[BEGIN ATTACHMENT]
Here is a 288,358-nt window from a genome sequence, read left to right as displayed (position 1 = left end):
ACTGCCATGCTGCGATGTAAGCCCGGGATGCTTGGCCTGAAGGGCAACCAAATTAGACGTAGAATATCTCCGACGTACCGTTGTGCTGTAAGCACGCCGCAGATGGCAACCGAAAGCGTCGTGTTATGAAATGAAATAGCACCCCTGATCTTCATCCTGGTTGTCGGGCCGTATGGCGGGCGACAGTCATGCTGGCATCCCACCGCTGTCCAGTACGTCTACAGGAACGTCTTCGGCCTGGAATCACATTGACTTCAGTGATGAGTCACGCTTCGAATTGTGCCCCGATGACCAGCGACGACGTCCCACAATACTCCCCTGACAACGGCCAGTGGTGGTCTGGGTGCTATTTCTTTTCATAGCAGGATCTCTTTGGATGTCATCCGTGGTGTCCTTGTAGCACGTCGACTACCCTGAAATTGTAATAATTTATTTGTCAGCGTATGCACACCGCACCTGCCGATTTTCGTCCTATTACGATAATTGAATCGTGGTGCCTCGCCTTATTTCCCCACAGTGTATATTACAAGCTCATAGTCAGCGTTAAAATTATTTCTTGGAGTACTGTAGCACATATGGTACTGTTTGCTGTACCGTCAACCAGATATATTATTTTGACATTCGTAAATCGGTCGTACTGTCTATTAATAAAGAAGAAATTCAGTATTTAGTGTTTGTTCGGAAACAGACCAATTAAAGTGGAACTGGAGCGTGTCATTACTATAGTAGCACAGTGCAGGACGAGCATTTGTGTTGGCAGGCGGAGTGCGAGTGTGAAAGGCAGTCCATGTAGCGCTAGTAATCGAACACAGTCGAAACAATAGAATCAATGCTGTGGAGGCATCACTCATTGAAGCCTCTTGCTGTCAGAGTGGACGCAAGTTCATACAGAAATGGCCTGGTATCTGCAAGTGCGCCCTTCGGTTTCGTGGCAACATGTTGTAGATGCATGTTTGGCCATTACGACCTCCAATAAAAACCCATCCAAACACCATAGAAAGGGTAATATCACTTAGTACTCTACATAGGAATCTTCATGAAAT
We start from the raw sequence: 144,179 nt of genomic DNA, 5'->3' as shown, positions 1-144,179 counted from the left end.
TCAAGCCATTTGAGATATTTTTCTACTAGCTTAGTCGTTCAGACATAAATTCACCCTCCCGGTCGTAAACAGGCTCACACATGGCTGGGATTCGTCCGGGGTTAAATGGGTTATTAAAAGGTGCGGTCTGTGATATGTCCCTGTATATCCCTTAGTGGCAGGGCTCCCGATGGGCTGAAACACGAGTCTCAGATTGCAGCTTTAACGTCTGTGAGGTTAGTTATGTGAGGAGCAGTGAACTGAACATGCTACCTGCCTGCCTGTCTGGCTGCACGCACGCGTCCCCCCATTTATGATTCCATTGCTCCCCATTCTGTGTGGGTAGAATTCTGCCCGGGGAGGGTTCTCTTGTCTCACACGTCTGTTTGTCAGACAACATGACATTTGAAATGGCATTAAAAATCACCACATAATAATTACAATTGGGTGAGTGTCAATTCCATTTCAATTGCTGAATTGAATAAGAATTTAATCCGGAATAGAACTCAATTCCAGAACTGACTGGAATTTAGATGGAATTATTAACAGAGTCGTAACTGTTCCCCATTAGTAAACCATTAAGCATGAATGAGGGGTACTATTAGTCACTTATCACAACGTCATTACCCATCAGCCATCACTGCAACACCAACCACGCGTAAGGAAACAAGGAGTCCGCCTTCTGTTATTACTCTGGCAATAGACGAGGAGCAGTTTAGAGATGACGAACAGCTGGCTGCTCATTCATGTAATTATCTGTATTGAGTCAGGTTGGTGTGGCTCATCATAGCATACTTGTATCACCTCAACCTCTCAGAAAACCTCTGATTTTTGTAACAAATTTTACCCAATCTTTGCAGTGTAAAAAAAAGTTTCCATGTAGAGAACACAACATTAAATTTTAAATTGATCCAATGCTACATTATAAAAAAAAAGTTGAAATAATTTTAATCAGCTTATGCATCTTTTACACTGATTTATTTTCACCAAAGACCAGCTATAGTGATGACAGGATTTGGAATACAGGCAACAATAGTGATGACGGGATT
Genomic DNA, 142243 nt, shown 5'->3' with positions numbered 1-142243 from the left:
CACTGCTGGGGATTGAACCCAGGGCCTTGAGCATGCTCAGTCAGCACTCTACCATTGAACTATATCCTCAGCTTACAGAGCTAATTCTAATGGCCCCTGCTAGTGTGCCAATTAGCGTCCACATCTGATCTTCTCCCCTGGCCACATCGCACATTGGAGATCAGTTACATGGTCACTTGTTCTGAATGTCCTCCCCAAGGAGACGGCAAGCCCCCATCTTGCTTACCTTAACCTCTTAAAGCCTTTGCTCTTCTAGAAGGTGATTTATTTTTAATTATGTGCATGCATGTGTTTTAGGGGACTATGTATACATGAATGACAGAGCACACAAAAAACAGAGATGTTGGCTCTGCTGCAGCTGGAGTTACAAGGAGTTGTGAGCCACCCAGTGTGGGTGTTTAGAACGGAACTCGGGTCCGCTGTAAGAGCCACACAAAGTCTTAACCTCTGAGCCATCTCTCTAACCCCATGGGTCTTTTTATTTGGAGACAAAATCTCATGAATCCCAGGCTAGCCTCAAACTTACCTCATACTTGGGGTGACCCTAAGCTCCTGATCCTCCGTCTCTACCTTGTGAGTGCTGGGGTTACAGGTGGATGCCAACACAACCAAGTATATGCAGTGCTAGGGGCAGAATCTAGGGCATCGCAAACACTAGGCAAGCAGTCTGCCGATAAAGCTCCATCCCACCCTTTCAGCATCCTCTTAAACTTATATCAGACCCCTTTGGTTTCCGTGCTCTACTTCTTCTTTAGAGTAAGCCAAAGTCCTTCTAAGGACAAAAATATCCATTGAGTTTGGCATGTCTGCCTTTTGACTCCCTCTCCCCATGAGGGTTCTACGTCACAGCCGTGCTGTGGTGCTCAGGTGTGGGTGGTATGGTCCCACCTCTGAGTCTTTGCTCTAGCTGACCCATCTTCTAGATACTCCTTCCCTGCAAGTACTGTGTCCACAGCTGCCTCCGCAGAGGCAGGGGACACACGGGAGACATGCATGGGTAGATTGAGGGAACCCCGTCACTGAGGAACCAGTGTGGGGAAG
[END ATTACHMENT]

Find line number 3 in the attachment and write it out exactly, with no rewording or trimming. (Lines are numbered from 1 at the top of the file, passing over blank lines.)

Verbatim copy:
We start from the raw sequence: 144,179 nt of genomic DNA, 5'->3' as shown, positions 1-144,179 counted from the left end.